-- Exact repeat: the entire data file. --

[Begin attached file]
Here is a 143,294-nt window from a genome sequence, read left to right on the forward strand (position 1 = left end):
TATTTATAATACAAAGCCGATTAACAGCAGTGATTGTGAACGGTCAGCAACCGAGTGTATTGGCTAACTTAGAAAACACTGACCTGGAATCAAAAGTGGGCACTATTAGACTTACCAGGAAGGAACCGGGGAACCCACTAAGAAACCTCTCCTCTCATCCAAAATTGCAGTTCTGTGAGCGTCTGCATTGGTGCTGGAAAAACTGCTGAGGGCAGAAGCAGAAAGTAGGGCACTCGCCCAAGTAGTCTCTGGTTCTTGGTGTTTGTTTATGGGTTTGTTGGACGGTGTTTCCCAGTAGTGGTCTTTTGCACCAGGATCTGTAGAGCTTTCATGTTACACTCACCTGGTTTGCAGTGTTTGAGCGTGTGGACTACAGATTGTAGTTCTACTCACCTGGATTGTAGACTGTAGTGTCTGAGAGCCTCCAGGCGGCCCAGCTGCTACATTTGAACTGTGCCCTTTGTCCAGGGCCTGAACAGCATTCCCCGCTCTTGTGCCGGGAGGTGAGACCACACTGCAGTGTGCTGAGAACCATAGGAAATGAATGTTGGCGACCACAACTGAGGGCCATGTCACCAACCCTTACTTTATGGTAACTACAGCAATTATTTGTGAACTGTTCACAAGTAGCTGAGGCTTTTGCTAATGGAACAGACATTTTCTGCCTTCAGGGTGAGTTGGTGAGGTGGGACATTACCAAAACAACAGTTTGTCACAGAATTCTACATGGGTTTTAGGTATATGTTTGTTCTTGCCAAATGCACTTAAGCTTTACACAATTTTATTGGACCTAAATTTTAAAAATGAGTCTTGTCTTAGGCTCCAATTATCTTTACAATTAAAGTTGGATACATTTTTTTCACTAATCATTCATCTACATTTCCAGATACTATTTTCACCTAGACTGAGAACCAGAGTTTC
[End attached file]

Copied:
Here is a 143,294-nt window from a genome sequence, read left to right on the forward strand (position 1 = left end):
TATTTATAATACAAAGCCGATTAACAGCAGTGATTGTGAACGGTCAGCAACCGAGTGTATTGGCTAACTTAGAAAACACTGACCTGGAATCAAAAGTGGGCACTATTAGACTTACCAGGAAGGAACCGGGGAACCCACTAAGAAACCTCTCCTCTCATCCAAAATTGCAGTTCTGTGAGCGTCTGCATTGGTGCTGGAAAAACTGCTGAGGGCAGAAGCAGAAAGTAGGGCACTCGCCCAAGTAGTCTCTGGTTCTTGGTGTTTGTTTATGGGTTTGTTGGACGGTGTTTCCCAGTAGTGGTCTTTTGCACCAGGATCTGTAGAGCTTTCATGTTACACTCACCTGGTTTGCAGTGTTTGAGCGTGTGGACTACAGATTGTAGTTCTACTCACCTGGATTGTAGACTGTAGTGTCTGAGAGCCTCCAGGCGGCCCAGCTGCTACATTTGAACTGTGCCCTTTGTCCAGGGCCTGAACAGCATTCCCCGCTCTTGTGCCGGGAGGTGAGACCACACTGCAGTGTGCTGAGAACCATAGGAAATGAATGTTGGCGACCACAACTGAGGGCCATGTCACCAACCCTTACTTTATGGTAACTACAGCAATTATTTGTGAACTGTTCACAAGTAGCTGAGGCTTTTGCTAATGGAACAGACATTTTCTGCCTTCAGGGTGAGTTGGTGAGGTGGGACATTACCAAAACAACAGTTTGTCACAGAATTCTACATGGGTTTTAGGTATATGTTTGTTCTTGCCAAATGCACTTAAGCTTTACACAATTTTATTGGACCTAAATTTTAAAAATGAGTCTTGTCTTAGGCTCCAATTATCTTTACAATTAAAGTTGGATACATTTTTTTCACTAATCATTCATCTACATTTCCAGATACTATTTTCACCTAGACTGAGAACCAGAGTTTC